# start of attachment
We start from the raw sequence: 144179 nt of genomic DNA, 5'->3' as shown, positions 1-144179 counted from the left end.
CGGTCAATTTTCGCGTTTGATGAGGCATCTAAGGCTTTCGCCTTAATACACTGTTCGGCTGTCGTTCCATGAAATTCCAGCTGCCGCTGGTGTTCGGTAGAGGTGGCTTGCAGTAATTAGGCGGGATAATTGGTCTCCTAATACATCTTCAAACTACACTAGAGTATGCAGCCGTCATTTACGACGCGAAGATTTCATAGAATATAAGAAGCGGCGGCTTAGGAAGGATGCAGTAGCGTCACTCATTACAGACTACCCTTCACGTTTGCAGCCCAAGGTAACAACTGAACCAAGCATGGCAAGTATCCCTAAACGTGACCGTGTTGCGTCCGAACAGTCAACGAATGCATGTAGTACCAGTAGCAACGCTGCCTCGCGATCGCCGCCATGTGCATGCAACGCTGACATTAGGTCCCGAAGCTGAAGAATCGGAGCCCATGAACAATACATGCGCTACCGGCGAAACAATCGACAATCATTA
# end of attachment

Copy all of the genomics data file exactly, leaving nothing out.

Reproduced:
We start from the raw sequence: 144179 nt of genomic DNA, 5'->3' as shown, positions 1-144179 counted from the left end.
CGGTCAATTTTCGCGTTTGATGAGGCATCTAAGGCTTTCGCCTTAATACACTGTTCGGCTGTCGTTCCATGAAATTCCAGCTGCCGCTGGTGTTCGGTAGAGGTGGCTTGCAGTAATTAGGCGGGATAATTGGTCTCCTAATACATCTTCAAACTACACTAGAGTATGCAGCCGTCATTTACGACGCGAAGATTTCATAGAATATAAGAAGCGGCGGCTTAGGAAGGATGCAGTAGCGTCACTCATTACAGACTACCCTTCACGTTTGCAGCCCAAGGTAACAACTGAACCAAGCATGGCAAGTATCCCTAAACGTGACCGTGTTGCGTCCGAACAGTCAACGAATGCATGTAGTACCAGTAGCAACGCTGCCTCGCGATCGCCGCCATGTGCATGCAACGCTGACATTAGGTCCCGAAGCTGAAGAATCGGAGCCCATGAACAATACATGCGCTACCGGCGAAACAATCGACAATCATTA